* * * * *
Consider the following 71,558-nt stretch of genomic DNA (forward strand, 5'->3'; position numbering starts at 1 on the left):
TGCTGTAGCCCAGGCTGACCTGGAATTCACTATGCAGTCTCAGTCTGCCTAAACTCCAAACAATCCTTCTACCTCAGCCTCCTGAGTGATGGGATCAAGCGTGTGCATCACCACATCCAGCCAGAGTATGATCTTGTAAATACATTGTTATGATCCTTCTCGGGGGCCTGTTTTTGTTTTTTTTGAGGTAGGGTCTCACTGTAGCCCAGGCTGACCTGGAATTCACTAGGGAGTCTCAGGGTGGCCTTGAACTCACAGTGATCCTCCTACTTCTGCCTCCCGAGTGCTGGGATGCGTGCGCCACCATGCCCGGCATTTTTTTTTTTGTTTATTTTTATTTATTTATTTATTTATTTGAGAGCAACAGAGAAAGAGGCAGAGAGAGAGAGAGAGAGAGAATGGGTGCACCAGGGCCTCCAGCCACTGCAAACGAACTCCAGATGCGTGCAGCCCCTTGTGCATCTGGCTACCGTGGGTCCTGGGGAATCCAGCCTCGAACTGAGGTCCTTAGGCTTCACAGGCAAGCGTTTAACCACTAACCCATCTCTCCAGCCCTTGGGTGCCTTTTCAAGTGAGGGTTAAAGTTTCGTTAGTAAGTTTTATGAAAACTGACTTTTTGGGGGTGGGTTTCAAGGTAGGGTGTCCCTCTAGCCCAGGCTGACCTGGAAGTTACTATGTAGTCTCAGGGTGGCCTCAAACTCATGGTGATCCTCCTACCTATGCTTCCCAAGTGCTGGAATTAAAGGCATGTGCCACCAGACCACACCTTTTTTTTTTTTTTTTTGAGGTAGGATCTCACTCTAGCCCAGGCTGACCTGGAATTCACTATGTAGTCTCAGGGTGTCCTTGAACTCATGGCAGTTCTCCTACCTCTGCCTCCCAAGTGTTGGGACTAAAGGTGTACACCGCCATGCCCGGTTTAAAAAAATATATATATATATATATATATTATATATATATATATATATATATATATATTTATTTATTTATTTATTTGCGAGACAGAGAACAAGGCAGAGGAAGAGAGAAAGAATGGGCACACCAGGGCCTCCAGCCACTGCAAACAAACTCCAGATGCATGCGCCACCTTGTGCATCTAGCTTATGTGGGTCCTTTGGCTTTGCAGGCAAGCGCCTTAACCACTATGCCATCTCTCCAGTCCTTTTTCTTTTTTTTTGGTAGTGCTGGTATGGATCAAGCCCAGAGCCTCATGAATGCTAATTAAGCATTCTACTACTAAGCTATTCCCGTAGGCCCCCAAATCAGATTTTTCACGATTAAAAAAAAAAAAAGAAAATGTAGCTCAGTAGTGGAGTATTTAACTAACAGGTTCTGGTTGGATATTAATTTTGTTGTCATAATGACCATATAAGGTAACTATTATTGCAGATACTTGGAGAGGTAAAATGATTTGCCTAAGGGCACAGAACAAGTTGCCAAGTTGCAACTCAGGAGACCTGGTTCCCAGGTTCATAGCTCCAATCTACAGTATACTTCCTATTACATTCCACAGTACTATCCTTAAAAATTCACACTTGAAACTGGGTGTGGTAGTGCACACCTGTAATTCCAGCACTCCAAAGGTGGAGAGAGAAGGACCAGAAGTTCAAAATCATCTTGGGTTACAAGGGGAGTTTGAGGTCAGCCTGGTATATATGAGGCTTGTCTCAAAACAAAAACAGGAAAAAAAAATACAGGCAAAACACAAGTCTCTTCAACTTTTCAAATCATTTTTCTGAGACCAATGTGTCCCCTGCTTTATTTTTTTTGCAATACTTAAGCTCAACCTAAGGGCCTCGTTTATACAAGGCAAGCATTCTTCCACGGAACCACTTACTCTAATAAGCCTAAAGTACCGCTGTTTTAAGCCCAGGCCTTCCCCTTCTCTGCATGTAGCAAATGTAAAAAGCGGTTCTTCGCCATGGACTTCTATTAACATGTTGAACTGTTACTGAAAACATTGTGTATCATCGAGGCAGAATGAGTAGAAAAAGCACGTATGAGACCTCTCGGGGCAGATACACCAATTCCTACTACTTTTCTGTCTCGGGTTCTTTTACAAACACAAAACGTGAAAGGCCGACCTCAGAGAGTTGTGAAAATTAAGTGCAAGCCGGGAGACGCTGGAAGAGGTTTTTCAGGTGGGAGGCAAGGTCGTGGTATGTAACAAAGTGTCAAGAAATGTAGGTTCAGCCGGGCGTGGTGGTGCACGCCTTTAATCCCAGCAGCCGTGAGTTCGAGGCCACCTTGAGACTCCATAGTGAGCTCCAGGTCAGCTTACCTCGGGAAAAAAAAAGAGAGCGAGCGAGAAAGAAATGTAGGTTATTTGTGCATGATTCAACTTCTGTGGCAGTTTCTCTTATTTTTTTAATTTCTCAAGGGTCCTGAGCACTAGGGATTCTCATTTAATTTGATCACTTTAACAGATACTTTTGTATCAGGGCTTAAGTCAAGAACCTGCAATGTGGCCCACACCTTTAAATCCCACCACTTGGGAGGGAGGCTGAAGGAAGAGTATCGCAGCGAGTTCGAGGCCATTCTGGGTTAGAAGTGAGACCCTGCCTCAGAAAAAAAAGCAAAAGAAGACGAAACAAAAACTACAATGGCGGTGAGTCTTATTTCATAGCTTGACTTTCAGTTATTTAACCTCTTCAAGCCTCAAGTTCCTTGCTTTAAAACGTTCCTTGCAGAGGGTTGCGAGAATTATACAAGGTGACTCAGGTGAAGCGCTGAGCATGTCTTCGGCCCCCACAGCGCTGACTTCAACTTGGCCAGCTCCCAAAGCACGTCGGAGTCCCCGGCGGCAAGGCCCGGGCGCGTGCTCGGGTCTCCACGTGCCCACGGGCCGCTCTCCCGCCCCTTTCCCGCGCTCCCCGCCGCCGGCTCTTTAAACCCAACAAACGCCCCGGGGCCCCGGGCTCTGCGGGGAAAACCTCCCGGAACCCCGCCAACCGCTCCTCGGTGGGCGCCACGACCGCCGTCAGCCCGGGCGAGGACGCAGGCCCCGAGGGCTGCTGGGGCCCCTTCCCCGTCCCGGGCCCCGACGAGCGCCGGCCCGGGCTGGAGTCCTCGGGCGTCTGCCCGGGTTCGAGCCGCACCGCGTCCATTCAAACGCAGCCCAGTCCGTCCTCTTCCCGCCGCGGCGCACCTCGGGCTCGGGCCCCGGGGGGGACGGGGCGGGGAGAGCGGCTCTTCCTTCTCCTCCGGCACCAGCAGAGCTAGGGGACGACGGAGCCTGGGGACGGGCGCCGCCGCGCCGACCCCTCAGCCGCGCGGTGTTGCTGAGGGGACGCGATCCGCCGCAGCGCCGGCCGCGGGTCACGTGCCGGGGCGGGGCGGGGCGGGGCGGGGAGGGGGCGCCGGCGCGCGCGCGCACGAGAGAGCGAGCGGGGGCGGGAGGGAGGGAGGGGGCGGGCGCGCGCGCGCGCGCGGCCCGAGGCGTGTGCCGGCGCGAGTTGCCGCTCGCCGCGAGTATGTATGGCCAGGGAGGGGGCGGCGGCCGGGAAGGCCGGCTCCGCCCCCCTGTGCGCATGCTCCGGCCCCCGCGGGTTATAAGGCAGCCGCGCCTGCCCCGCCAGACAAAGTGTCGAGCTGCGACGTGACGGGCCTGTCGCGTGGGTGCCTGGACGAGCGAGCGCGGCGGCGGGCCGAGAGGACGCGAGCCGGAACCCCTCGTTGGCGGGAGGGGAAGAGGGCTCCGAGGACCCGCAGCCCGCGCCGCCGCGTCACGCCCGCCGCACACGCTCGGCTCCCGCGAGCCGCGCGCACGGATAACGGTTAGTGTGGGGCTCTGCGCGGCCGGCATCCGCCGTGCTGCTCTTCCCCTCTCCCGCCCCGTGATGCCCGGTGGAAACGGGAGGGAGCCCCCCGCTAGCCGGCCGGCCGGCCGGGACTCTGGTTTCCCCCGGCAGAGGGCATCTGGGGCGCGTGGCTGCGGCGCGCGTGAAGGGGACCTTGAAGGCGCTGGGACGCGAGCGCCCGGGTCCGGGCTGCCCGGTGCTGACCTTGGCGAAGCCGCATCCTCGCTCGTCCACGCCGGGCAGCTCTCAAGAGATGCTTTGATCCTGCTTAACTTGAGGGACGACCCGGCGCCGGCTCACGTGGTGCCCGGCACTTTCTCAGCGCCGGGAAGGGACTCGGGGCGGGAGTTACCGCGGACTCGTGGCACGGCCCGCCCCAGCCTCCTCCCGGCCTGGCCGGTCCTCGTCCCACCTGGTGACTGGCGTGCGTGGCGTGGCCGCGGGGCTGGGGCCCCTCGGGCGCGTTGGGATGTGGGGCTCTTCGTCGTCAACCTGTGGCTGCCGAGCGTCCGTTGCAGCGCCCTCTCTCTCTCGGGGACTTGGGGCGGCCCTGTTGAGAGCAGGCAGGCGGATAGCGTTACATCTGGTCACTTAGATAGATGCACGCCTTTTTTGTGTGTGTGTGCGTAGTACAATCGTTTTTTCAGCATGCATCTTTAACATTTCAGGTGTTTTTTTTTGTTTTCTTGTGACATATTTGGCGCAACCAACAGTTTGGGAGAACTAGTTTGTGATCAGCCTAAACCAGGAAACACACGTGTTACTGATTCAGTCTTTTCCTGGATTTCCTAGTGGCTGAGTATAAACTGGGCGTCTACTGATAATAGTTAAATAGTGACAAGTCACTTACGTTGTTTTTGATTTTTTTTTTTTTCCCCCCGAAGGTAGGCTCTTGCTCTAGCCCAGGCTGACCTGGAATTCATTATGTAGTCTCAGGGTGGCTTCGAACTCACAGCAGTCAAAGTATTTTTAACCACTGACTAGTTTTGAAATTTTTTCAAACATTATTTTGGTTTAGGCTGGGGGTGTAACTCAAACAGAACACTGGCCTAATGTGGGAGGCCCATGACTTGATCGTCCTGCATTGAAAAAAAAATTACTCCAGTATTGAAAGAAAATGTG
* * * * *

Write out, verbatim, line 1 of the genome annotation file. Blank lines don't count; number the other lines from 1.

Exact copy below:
Consider the following 71,558-nt stretch of genomic DNA (forward strand, 5'->3'; position numbering starts at 1 on the left):